Subconjunctival hemorrhage is a limited accumulation of blood in the space between the sclera and the conjunctiva. Pathology is characterized by an asymptomatic course, visual discomfort rarely occurs, a feeling of an extraneous body in the eye. To make a diagnosis, an external examination of the affected area, biomicroscopy of the eye, gonioscopy, ophthalmoscopy, a blood test and a coagulogram are prescribed. In most cases, no treatment is required. Medications from the angioprotector group, artificial tear preparations, vitamins P and C are used as auxiliary therapy.
H11.3 Conjunctival hemorrhage
Subconjunctival hemorrhage or hyposphagma is a widespread phenomenon in practical ophthalmology. Signs of this pathology are detected in 98% of patients with contusion of the eyeball. According to statistics, bleeding on the background of a traumatic lesion occurs 10 times less often than hemorrhages of non-traumatic genesis. Men are diagnosed with the disease more often than women, which is associated with higher physical activity. Subconjunctival hematoma can develop at any age, most rarely occurs during the newborn period. Geographical features of distribution are not noted.
Subconjunctival bleeding is a polyetiological condition, the development of which is based on local or systemic pathological processes. Rarely, hyposphagma occurs with increased physical exertion or an increase in venous pressure, which is observed with a strong cough, vomiting. Detection of subconjunctival bleeding in the neonatal period indicates traumatic asphyxia syndrome or vitamin C deficiency. The causes of the symptoms of the disease in adulthood are:
- Increased intraocular pressure. Damage to the capillaries of the microcirculatory bed often occurs against the background of ophthalmic hypertension. The risk group also includes patients with hypertension, hyperthyroidism.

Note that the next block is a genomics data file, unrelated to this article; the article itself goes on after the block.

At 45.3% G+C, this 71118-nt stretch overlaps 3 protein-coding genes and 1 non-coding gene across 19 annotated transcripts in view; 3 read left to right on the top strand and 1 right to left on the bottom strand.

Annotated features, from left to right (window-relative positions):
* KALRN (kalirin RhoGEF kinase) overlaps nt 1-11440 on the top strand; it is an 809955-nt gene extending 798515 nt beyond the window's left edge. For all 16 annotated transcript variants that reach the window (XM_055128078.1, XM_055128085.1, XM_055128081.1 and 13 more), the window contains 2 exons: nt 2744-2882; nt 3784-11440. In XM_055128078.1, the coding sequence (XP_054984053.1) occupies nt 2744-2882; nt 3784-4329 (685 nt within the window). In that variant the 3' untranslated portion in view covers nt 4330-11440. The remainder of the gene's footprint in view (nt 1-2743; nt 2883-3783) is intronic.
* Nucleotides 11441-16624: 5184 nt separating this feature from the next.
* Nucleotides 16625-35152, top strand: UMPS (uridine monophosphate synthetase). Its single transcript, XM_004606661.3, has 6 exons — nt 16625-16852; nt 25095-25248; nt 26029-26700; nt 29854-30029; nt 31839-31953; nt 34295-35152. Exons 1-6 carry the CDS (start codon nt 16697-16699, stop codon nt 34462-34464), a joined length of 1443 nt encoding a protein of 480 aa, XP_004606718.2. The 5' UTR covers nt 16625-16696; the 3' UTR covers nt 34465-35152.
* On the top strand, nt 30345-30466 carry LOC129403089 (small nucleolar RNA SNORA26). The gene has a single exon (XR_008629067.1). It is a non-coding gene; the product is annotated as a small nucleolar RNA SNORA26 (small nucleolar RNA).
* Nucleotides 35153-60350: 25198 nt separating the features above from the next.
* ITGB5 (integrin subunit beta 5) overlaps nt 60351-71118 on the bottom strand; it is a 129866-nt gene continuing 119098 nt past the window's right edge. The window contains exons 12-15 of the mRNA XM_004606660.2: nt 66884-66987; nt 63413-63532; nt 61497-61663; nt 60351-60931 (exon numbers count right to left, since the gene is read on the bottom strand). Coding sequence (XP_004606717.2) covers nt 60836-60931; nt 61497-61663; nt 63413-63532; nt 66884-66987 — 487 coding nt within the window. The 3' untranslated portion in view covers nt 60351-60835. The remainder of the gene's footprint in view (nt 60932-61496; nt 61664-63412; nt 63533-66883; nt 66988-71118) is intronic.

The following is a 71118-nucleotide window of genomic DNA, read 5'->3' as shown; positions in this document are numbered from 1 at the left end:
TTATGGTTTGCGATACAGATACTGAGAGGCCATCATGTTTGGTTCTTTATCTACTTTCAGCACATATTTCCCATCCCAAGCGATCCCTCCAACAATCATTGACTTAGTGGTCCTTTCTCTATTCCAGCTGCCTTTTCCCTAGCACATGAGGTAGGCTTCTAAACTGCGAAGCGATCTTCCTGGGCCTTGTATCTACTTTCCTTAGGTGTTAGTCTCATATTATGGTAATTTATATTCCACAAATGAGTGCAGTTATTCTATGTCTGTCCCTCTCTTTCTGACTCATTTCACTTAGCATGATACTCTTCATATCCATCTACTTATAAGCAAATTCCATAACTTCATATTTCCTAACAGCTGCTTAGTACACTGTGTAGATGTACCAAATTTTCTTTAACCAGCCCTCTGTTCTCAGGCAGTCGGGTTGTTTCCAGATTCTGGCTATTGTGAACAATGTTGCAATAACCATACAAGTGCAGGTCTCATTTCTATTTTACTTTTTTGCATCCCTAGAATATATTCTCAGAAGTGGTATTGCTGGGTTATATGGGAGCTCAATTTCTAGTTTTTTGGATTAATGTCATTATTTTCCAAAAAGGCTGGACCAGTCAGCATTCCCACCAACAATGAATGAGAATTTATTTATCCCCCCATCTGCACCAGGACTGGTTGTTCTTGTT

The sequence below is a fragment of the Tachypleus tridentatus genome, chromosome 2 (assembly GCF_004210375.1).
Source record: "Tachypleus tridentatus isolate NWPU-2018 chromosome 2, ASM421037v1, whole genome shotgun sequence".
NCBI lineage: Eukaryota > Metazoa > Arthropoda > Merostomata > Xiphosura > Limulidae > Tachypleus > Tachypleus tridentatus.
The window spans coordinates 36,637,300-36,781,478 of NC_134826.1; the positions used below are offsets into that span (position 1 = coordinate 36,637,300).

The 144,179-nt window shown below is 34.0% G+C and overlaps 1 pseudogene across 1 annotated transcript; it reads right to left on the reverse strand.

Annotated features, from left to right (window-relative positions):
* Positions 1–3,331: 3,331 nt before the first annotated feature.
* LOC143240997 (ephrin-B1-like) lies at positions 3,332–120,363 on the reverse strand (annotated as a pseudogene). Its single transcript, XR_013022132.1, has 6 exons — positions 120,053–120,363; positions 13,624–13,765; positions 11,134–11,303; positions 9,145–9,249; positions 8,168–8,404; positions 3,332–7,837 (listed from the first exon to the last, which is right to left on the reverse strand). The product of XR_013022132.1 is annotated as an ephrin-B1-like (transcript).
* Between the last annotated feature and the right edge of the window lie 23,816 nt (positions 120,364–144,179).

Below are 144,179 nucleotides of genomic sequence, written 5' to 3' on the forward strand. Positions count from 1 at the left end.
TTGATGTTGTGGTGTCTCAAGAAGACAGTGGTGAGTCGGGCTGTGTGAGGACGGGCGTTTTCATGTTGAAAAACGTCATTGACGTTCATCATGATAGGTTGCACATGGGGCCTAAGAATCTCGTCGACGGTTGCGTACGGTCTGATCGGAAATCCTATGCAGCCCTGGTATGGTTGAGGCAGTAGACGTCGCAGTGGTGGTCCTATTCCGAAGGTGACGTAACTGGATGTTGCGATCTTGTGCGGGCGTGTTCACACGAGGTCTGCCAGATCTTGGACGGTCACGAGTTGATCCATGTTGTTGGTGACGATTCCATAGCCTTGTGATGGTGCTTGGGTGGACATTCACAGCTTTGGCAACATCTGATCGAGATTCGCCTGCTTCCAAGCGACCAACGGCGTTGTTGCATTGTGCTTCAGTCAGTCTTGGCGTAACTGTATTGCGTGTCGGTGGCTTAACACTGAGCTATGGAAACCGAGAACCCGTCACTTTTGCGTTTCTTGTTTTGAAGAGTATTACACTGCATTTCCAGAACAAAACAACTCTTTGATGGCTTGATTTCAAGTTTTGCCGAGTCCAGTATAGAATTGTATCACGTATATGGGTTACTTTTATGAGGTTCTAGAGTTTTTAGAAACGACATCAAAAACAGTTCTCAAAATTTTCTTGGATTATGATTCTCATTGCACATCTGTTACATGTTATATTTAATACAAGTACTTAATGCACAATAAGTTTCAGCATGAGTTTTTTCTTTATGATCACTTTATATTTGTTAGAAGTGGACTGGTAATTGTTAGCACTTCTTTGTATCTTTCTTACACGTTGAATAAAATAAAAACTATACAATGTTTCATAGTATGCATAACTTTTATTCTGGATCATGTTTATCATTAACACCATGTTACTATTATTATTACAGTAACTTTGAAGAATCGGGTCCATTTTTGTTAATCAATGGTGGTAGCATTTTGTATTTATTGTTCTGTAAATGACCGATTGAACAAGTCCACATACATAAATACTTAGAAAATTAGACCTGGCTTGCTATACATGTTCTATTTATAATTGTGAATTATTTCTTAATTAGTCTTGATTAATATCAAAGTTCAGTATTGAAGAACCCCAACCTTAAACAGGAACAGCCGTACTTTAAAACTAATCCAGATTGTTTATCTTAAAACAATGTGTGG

- Mechanical damage to the conjunctiva. Injuries of the visual organ can provoke subconjunctival hemorrhages, less often – intensive rubbing of the eyes, ingestion of a foreign body.
- Changes in the rheological properties of blood. The decrease in blood viscosity is due to anemic syndrome, congenital or acquired coagulopathy, taking medications from the group of anticoagulants and antiplatelet agents.
- Acute hemorrhagic conjunctivitis. The occurrence of the hemorrhagic form of the disease is caused by infection with the Coxsackie virus or enterovirus.
- Head and eye injuries. Subconjunctival hematoma is a common symptom of traumatic brain injury, skull base fracture and contusion lesions of the eyeball.
- Iatrogenic effects. The development of hyposphagma often potentiates damage to blood vessels when performing retro- or parabulbar injections. Pathology may occur in the postoperative period when performing conjunctival incisions or suturing.
The conjunctival membrane contains many small blood vessels prone to increased fragility. Damage to the capillary network of the conjunctiva leads to the spontaneous development of regional hemorrhage. Blood clots accumulate between the conjunctiva and sclera, which is manifested by the formation of a bright red hematoma. According to another pathogenetic theory, subconjunctival bleeding occurs when there are disorders in the coagulation system. Hemostasis disorder is caused by the absence or low content of clotting factors, quantitative or qualitative abnormalities of platelets or pathology of the endothelial layer of the vascular wall.
There are congenital and acquired forms of nosology. Subconjunctival hemorrhage is usually classified depending on the area of the lesion. The following variants of the disease are distinguished:
- I degree. Signs of bleeding are visualized on 1/4 of the surface of the eyeball.
- II degree. No more than half of the area of the orbital conjunctiva is involved in the pathological process.
- III degree. There is a lesion of 2/3 of the space between the outer shell of the eye and the sclera until it is completely filled with blood clots.